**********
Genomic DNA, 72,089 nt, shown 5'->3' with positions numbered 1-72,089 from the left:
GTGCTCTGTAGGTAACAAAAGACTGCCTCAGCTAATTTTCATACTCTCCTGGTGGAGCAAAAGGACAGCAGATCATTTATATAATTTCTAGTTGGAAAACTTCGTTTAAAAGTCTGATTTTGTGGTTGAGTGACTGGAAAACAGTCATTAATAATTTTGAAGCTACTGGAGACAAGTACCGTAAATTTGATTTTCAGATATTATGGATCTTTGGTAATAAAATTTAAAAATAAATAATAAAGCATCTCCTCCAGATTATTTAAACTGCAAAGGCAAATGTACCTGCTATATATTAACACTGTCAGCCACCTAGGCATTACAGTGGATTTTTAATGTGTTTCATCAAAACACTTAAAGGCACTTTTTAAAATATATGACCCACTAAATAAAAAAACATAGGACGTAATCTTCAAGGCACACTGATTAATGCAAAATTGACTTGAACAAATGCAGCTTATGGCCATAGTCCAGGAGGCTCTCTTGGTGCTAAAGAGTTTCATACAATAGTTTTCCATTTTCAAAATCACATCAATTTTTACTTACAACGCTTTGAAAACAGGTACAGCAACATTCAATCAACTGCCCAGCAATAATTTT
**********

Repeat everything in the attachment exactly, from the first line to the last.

Genomic DNA, 72,089 nt, shown 5'->3' with positions numbered 1-72,089 from the left:
GTGCTCTGTAGGTAACAAAAGACTGCCTCAGCTAATTTTCATACTCTCCTGGTGGAGCAAAAGGACAGCAGATCATTTATATAATTTCTAGTTGGAAAACTTCGTTTAAAAGTCTGATTTTGTGGTTGAGTGACTGGAAAACAGTCATTAATAATTTTGAAGCTACTGGAGACAAGTACCGTAAATTTGATTTTCAGATATTATGGATCTTTGGTAATAAAATTTAAAAATAAATAATAAAGCATCTCCTCCAGATTATTTAAACTGCAAAGGCAAATGTACCTGCTATATATTAACACTGTCAGCCACCTAGGCATTACAGTGGATTTTTAATGTGTTTCATCAAAACACTTAAAGGCACTTTTTAAAATATATGACCCACTAAATAAAAAAACATAGGACGTAATCTTCAAGGCACACTGATTAATGCAAAATTGACTTGAACAAATGCAGCTTATGGCCATAGTCCAGGAGGCTCTCTTGGTGCTAAAGAGTTTCATACAATAGTTTTCCATTTTCAAAATCACATCAATTTTTACTTACAACGCTTTGAAAACAGGTACAGCAACATTCAATCAACTGCCCAGCAATAATTTT